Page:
Panel 5: Suffragists in Surrey: the Great Pilgrimage

Click on the image to see a larger copy of the original exhibition panel.

In 1913 the National Union of Women’s Suffrage Societies (NUWSS) led a ‘Women’s Suffrage Pilgrimage’ in which supporters from around the country marched in large numbers to demonstrate the level of support for the cause in a non-militant way. The Surrey, Sussex and Hampshire Federation of the NUWSS joined the South-Western and West of England Federations, following the route from Lands End to Hyde Park and gathering supporters along the way. Setting out on 18 June, they arrived in Hyde Park on 26 July for a mass rally where Millicent Fawcett addressed the crowd.

Suffragist Harriet Blessley of Portsmouth took the route from her home town, marching along the Portsmouth Road with her fellow pilgrims through Haslemere, Godalming and Guildford, carrying banners. They received mixed reactions along the route including cheers but also ridicule. In her diary, Harriet wrote of her journey through Guildford, ‘July 22nd… Big crowd. Tea at Suffrage Shop … march up hill with band to Market Place. Crowd laughs at us. Find these laughs very trying, especially when tired. Several men march with us, which is plucky, as they are ridiculed by the onlookers. Few cheers and waving of handkerchiefs’.

With the arrival of the pilgrims, a public meeting was held in North Street, Guildford, on 22 July 1913. Haslemere suffragist, Dorothy Hunter, was one of the speakers. Dorothy was a successful ‘girl orator’ (public speaker) for the Liberal Party and considered ‘one of the foremost lady speakers of the day’ on free trade and the enfranchisement of women. The public meeting was thought to be the largest ever held in the town with a crowd numbering 8,000 people.

Suffragists were repeatedly faced with hostility during such peaceful demonstrations as they were often mistaken for militant suffragettes which fuelled rising tensions between the two factions. Harriet wrote ‘The old story – we are taken for militants. It is difficult to feel a holy pilgrim when one is called a brazen hussy’. The public meeting in Guildford caused so much heckling and disturbance that the speakers’ wagonette was nearly overturned and, fearing riot, police closed the meeting.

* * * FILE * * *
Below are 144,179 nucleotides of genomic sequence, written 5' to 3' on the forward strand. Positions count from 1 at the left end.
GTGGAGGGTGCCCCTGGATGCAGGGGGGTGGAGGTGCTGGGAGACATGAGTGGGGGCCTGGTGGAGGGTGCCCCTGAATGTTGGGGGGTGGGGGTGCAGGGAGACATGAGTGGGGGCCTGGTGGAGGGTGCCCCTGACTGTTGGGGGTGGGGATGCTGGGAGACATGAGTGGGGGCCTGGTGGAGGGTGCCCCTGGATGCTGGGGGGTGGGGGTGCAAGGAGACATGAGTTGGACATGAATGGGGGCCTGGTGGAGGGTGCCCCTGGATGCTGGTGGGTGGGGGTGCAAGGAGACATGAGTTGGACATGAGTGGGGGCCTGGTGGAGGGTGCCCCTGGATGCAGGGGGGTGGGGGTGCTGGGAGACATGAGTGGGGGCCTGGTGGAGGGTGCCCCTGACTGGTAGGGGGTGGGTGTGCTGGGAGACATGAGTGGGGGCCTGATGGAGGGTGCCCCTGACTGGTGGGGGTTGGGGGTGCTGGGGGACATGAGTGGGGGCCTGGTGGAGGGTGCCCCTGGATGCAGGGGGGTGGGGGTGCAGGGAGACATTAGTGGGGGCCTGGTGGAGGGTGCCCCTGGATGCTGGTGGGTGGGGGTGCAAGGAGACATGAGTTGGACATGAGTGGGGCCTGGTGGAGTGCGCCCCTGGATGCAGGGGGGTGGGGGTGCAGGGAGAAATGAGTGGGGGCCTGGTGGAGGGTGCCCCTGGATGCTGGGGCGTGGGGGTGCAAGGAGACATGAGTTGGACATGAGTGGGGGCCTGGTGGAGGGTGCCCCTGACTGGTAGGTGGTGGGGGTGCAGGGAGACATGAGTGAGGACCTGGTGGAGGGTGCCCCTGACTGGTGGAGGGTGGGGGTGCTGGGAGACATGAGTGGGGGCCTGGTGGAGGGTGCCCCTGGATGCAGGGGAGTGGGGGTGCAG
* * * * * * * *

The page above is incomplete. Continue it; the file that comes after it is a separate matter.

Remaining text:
Panel 1 – The March of the Women: Surrey’s Road to the Vote

Panel 2 – The Growth of the Suffrage Movement in Surrey

Panel 3 – Suffragists in Surrey: The Peaceful Protest

Panel 4 – Suffragists in Surrey: The Long Road to the Vote

Panel 6 – Leading Suffrage Supporters in Surrey: Peaceful vs Militant

Panel 7 – Suffragettes in Surrey: Early Activism

Panel 8 – Suffragettes in Surrey: Militancy Continues

Panel 9 – Suffragettes in Surrey: the Ultimate Sacrifice

Panel 10 – The Anti-Suffrage Campaign in Surrey

Panel 11 – Anti-Suffragists in Surrey: Active Women in the Community

Panel 12 – The March is Over: Women get the Vote!

Click here to read more about The March of the Women project

Click here to read The March of the Women blog

Explore more about Surrey’s road to votes for women and the county’s role in the national women’s suffrage campaign

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